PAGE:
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What medications can cause sexual side effects?

Madeleine M. Castellanos, MD
Psychiatry
Here are some of the most common medications and their potential effects on a man's sex life:
  • Antacids (famotidine, ranitidine) can cause erectile dysfunction.
  • Anti-anxiety drugs (alprazolam, clonazepam, lorazepam, diazepam) may result in lower libido, delayed ejaculation, and erectile dysfunction.
  • Antidepressants (selective serotonin reuptake inhibitors [SSRIs], serotonin-norepinephrine reuptake inhibitor [SNRIs], monoamine oxidase inhibitors [MAOIs], tricyclic antidepressants [TCAs]) can lower libido and cause erectile dysfunction, delayed ejaculation, and sometimes painful ejaculation.
  • Antifungal drugs (ketoconazole) can lower libido and cause erectile dysfunction.
  • Antipsychotics (haloperidol, risperidone, fluphenazine, quetiapine, olanzapine, ziprasidone, fluphenazine, clozapine) can result in lower libido, erectile dysfunction, and difficulty ejaculating.
  • Blood pressure medication (beta-blockers, antiarrhythmic drugs, diuretics) can cause low libido, erectile dysfunction, and delayed ejaculation.
  • Cholesterol-lowering drugs (statins, fibrates) can cause sexual side effects like low libido, and erectile dysfunction since cholesterol is needed to produce testosterone.
  • Chemotherapy drugs can cause low libido and ejaculatory problems.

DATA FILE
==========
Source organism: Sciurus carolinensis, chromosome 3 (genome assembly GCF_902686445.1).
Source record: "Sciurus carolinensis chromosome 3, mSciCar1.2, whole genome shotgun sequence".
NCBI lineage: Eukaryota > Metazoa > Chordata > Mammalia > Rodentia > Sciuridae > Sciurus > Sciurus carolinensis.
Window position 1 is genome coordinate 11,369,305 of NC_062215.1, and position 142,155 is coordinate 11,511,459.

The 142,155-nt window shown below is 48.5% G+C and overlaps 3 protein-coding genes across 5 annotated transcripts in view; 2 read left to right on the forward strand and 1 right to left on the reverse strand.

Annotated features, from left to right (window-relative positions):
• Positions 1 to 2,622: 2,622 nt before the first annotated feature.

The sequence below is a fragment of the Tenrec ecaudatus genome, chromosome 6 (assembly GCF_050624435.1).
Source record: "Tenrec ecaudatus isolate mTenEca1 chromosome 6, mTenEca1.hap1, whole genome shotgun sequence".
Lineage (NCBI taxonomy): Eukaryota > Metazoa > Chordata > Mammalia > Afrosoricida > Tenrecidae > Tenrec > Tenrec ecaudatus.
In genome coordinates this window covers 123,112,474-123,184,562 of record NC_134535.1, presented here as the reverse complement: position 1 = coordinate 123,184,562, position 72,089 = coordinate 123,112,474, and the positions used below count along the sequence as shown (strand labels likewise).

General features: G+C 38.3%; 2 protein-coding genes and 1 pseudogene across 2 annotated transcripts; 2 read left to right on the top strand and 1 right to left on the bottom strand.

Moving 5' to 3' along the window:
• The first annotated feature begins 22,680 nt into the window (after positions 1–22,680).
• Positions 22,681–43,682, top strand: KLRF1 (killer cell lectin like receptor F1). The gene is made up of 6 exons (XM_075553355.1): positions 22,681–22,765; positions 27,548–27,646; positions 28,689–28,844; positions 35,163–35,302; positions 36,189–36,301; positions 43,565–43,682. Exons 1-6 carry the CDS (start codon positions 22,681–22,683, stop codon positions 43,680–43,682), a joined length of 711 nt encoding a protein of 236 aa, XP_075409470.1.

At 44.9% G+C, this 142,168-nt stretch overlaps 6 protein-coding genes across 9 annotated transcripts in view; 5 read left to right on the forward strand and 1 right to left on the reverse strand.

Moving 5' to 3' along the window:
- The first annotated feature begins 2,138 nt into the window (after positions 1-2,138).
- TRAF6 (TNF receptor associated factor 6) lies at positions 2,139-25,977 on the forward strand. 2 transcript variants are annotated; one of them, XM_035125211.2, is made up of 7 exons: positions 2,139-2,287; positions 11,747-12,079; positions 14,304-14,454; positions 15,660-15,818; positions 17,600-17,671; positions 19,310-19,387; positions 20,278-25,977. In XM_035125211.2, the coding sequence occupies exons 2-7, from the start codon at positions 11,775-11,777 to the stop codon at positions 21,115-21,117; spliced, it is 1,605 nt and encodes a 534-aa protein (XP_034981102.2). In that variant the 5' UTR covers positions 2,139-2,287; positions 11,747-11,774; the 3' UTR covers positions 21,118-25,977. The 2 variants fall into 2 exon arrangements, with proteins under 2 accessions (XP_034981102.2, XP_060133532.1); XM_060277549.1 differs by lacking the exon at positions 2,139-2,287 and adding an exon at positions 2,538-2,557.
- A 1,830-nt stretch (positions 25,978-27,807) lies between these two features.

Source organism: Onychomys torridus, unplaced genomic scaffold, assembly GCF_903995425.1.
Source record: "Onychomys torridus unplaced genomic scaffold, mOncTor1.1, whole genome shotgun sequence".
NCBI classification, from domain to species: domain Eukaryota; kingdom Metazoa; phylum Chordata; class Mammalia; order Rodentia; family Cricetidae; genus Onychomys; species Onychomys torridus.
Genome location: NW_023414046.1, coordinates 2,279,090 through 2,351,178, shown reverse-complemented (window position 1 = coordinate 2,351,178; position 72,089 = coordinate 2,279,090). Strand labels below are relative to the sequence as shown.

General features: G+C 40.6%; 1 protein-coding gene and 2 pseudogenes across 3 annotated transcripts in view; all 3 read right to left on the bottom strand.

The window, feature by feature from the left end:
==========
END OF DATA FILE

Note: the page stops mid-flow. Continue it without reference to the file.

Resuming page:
• Prostate drugs (finasteride, prazosin, tamsulosin) can cause erectile dysfunction. Terazosin may result in priapism. Anti-androgen drugs used to treat prostate cancer can also cause side effects because they are made to lower testosterone.

Certain medications, such as antidepressants, antihistamines, chemotherapy, and drug treatments for high blood pressure, may contribute to erectile dysfunction in men, and reduce sexual desire and increase vaginal dryness in women. Don't just live with it, ask your doctor about possible solutions.

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Important: This content reflects information from various individuals and organizations and may offer alternative or opposing points of view. It should not be used for medical advice, diagnosis or treatment. As always, you should consult with your healthcare provider about your specific health needs.